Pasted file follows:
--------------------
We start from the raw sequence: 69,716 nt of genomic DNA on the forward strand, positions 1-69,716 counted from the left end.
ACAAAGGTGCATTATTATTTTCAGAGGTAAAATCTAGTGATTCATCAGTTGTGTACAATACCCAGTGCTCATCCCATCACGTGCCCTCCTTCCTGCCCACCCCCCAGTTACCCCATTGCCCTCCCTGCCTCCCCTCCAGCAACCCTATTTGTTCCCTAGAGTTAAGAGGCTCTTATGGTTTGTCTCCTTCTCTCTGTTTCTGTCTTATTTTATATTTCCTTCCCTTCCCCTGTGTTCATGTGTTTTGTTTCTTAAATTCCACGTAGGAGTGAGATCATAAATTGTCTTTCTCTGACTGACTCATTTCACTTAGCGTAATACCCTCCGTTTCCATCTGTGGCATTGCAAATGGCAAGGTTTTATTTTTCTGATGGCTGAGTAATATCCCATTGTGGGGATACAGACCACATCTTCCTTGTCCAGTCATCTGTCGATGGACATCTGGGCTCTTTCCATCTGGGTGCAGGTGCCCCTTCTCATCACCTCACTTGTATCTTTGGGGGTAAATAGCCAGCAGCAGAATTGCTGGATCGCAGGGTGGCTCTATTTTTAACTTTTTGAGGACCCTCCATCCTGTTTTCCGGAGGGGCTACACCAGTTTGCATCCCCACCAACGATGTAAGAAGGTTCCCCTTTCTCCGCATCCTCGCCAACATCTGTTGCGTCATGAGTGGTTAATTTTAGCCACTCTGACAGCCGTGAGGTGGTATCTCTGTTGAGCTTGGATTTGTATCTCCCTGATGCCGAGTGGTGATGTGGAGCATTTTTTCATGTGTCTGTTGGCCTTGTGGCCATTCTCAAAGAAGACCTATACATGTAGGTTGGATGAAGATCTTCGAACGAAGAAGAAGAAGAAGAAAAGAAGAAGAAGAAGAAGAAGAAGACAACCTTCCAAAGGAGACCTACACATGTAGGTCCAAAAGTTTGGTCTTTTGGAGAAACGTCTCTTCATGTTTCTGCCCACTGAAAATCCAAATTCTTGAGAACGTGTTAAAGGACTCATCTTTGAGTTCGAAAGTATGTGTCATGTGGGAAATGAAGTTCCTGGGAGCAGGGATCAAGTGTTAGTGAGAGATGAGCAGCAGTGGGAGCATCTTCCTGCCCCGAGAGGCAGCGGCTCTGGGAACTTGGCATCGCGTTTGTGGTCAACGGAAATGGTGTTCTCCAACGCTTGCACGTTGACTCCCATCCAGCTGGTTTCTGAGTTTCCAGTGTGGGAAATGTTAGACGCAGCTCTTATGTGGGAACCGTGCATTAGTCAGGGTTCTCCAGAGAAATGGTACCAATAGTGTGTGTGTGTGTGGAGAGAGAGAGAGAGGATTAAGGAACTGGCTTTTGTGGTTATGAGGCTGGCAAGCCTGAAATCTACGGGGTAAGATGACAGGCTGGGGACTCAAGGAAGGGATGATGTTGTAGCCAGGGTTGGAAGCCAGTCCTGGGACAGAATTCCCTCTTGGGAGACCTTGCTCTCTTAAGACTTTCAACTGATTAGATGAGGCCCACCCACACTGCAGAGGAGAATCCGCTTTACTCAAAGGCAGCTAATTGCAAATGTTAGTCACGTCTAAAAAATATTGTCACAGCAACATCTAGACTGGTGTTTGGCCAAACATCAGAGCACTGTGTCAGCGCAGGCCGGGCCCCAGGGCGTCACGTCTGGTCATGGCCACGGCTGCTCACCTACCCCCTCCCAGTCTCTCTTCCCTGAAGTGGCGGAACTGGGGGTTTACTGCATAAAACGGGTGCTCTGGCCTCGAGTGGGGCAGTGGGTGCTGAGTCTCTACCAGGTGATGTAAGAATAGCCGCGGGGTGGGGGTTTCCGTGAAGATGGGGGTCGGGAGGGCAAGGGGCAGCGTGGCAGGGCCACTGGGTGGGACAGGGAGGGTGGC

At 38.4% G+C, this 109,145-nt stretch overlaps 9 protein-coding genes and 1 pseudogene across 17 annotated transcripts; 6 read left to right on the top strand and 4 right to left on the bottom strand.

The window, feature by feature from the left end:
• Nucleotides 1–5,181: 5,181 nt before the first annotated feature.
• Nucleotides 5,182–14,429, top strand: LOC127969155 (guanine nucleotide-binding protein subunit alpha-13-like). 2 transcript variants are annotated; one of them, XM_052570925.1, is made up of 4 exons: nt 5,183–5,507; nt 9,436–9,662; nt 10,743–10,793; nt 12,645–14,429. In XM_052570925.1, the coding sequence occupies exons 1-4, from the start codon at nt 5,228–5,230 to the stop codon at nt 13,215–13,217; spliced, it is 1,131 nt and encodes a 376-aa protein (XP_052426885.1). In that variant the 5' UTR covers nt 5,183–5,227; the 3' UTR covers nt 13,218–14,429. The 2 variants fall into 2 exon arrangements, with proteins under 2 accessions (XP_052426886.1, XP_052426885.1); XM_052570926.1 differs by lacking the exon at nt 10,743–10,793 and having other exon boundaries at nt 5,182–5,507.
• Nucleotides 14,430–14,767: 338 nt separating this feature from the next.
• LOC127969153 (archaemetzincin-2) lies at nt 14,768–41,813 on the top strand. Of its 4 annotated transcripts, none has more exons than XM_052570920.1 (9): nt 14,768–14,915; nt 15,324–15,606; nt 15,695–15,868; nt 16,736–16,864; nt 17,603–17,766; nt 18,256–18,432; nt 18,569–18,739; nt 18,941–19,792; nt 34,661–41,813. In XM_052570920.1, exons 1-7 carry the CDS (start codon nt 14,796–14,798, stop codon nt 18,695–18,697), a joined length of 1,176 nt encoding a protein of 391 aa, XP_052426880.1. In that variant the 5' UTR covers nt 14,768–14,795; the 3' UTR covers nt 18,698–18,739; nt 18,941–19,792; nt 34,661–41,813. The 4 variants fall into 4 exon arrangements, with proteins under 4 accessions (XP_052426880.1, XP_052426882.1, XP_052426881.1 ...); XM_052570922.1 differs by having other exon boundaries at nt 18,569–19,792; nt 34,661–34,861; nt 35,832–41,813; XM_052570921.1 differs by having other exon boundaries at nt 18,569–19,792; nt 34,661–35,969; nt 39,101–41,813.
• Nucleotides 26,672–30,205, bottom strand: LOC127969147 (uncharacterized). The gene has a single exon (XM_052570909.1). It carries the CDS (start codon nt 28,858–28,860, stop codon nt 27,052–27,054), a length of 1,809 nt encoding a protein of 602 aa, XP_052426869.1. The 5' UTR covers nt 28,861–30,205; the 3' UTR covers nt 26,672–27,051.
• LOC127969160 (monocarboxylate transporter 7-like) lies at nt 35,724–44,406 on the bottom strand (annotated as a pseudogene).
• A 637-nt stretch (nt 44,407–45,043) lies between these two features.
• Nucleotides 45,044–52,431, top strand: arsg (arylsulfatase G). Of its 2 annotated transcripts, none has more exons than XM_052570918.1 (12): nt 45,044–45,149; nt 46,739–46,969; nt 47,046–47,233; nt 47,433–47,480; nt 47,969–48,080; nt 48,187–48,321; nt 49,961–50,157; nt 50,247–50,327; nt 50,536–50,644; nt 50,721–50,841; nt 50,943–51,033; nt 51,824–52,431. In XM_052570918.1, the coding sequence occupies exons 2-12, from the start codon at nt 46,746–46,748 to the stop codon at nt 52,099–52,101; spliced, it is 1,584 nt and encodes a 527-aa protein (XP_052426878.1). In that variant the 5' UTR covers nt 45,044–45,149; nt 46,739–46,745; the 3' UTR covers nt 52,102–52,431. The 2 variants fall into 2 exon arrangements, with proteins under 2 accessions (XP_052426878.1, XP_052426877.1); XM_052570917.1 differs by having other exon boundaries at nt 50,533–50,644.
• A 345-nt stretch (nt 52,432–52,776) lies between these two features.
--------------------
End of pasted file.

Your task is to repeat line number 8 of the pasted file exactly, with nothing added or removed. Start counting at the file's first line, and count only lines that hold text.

• LOC127969153 (archaemetzincin-2) lies at nt 14,768–41,813 on the top strand. Of its 4 annotated transcripts, none has more exons than XM_052570920.1 (9): nt 14,768–14,915; nt 15,324–15,606; nt 15,695–15,868; nt 16,736–16,864; nt 17,603–17,766; nt 18,256–18,432; nt 18,569–18,739; nt 18,941–19,792; nt 34,661–41,813. In XM_052570920.1, exons 1-7 carry the CDS (start codon nt 14,796–14,798, stop codon nt 18,695–18,697), a joined length of 1,176 nt encoding a protein of 391 aa, XP_052426880.1. In that variant the 5' UTR covers nt 14,768–14,795; the 3' UTR covers nt 18,698–18,739; nt 18,941–19,792; nt 34,661–41,813. The 4 variants fall into 4 exon arrangements, with proteins under 4 accessions (XP_052426880.1, XP_052426882.1, XP_052426881.1 ...); XM_052570922.1 differs by having other exon boundaries at nt 18,569–19,792; nt 34,661–34,861; nt 35,832–41,813; XM_052570921.1 differs by having other exon boundaries at nt 18,569–19,792; nt 34,661–35,969; nt 39,101–41,813.